Escaping the city can be tough. At My Swft we appreciate that any time off work is invaluable, which means making the most of our weekends and our precious holiday allowance. So to help you all escape the city, we’ve put together your ultimate guide to short-break skiing. So you can be happy,  and ski more

Photo credit: fineartamerica 

The ski addicts among us know that sometimes, the call of the mountains just becomes too much. Top of the list of considerations when planning a short trip is therefore maximising slope-time – which means short transfer times and convenient, late night flights. If you're only in the mountains for a few days, you want to be skiing on the arrival day and the departure day.

Next up - accommodation; which hotels are willing to break the saturday-changeover mould and permit a midweek arrival? Your best chance lies in focussing on hotel-heavy resorts in the quieter months of January and March.

Here’s a summary of our favourite weekend and short-break winter resorts.

Chamonix, France

The classic weekend ski destination, Chamonix is perfectly placed to host a short-break trip up the slopes. Set beneath the stunning cliffs and glaciers of the Mont Blanc massif, Chamonix is a charming ski town positioned just over an hour (roughly 100km) from Geneva Airport and it has a host of hotels geared up for short stays. The centre of town is now traffic-free and bustles with cafés, bars, restaurants and shops.

Having hosted the first ever Winter Olympics in 1924, Chamonix is considered by many to be the birthplace of alpine skiing and it’s a mecca for all things snow sports.  The resort is spread across various ski areas stretching the length of the valley, each offering something for skiers of all abilities. To really maximise your time on the slopes and to offer maximum flexibility in resort, a rental car is the best option although there are plenty of available transfers from Geneva Airport to Chamonix.

Morzine, France

Morzine gives you easy access to the 650km of slopes in the Portes du Soleil ski area, which spans the French-Swiss border, and is just an 85km drive from Geneva Airport. Although the transfer is short, pick your accommodation carefully as Morzine is large and spread out, with a somewhat confusing shuttle bus service. The best option is to stay in the centre of town, giving you easy access to lifts towards both Les Gets and Avoriaz as well as the lively nightlife, which carries from après right through to the early hours.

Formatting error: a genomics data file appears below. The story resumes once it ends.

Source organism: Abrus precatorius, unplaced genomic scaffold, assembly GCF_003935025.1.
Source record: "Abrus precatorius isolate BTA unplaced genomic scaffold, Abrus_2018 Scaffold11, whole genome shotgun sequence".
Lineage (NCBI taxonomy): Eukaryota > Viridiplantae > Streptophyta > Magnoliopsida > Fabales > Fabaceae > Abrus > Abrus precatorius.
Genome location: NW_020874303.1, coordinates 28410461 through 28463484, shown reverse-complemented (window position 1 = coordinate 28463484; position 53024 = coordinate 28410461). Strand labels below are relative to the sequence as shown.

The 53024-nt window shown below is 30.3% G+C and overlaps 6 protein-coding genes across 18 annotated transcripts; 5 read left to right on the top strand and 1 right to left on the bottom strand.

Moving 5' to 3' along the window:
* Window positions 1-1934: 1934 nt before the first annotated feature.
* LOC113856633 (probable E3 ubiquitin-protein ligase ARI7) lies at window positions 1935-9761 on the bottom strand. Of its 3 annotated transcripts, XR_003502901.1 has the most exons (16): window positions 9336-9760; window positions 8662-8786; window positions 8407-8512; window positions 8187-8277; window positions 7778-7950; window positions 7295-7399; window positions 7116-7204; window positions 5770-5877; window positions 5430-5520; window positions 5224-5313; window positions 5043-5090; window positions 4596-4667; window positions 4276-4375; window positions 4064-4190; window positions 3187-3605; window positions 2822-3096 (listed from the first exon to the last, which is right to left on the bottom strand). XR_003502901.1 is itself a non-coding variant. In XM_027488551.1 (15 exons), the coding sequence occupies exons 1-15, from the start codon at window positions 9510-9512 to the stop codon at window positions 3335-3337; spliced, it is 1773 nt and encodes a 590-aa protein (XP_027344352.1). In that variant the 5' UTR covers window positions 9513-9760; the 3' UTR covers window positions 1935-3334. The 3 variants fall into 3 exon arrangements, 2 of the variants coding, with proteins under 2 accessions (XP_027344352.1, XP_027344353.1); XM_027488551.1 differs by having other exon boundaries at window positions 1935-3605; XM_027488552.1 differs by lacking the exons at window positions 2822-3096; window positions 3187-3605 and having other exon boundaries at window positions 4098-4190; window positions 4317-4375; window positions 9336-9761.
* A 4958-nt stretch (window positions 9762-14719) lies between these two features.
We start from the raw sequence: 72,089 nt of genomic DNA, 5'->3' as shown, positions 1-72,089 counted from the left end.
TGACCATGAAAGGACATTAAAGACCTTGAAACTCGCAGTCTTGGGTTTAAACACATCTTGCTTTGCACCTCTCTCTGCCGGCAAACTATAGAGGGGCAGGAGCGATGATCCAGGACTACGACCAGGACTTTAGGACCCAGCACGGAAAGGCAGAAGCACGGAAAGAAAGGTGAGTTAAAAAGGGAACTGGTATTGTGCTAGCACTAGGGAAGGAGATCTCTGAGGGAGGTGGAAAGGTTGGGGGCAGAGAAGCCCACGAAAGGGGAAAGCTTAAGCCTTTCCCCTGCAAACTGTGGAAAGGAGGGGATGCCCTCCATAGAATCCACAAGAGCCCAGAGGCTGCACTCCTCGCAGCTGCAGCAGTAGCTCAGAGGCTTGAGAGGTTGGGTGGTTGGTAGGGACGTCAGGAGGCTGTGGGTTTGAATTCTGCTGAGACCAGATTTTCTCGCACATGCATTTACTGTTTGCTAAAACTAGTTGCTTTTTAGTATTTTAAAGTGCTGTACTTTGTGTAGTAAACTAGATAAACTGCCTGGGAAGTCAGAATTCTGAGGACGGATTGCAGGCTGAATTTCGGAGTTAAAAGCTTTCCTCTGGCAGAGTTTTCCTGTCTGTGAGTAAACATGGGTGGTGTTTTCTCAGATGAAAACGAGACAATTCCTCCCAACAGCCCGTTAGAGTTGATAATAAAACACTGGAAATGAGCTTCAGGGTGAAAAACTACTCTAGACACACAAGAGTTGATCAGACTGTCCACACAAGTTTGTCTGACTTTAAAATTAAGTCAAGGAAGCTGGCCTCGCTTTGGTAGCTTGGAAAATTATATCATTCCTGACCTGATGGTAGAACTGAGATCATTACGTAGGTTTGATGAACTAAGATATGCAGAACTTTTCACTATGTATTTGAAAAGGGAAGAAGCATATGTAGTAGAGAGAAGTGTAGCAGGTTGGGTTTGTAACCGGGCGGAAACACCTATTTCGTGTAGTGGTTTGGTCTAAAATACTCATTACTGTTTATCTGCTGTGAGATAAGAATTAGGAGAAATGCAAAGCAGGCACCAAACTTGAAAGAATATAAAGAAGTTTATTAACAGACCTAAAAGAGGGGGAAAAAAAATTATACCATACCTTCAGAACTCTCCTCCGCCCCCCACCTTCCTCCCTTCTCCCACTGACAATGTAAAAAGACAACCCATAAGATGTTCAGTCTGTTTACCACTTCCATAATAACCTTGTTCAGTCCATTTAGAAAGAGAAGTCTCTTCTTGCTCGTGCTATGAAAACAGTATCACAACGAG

Portes du Soleil really does have the variety of slopes to suit all abilities, from the Super Park and the infamous Swiss Wall in Avoriaz to the quieter, more beginner friendly pistes in Les Gets. A great option for mixed-level groups in search of a weekend ski-trip.

Innsbruck, Austria

Although it isn’t strictly a ski resort, the former Olympic city of Innsbruck probably offers the most convenient skiing in Europe. It has its own airport that is relatively well served with international flights, including BA and easyJet, and the small yet challenging Innsbruck-Nordpark ski area is reachable via a 25-minute funicular ride from the old town. If you’re looking for more varied slopes, Innsbruck is surrounded by nine ski resorts, including the Stubai glacier, Igls and Seefeld, each of which is served by a free shuttle bus from the city.

Finding a hotel in the Alps that will take bookings of less than a week is often the most difficult task in organising short ski trips, however, that’s not a problem here as the city offers a huge choice of accommodation. The medieval town also makes for a lively base, with more bars, restaurants and shops than any ski resort out there.

Saas Fee, Switzerland

Saas-Fee is a captivating and enticing resort – likened to a miniature Zermatt without the obvious and sometimes in your face consumption. The resort is full of Swiss charm and the snow is incredibly reliable, with most of the ski area at an altitude between 2500m and 3500m, and a glacier that’s open nine months of the year. The downside for week-long trips is that the slopes are slightly more limited than the more famous Swiss resorts, with only 150km of pistes, but that’s plenty of skiing for three or four days for even the hardiest of skiers.

The slight downside for short-breaks here is the three-hour rail transfer from Zurich or Geneva. However, this winter you can cut this down to just 70 minutes by flying to Sion with the new skiers’ airline Powdair, from Southampton, Luton, London City, London Southend, Bristol, Manchester, Antwerp or Zurich.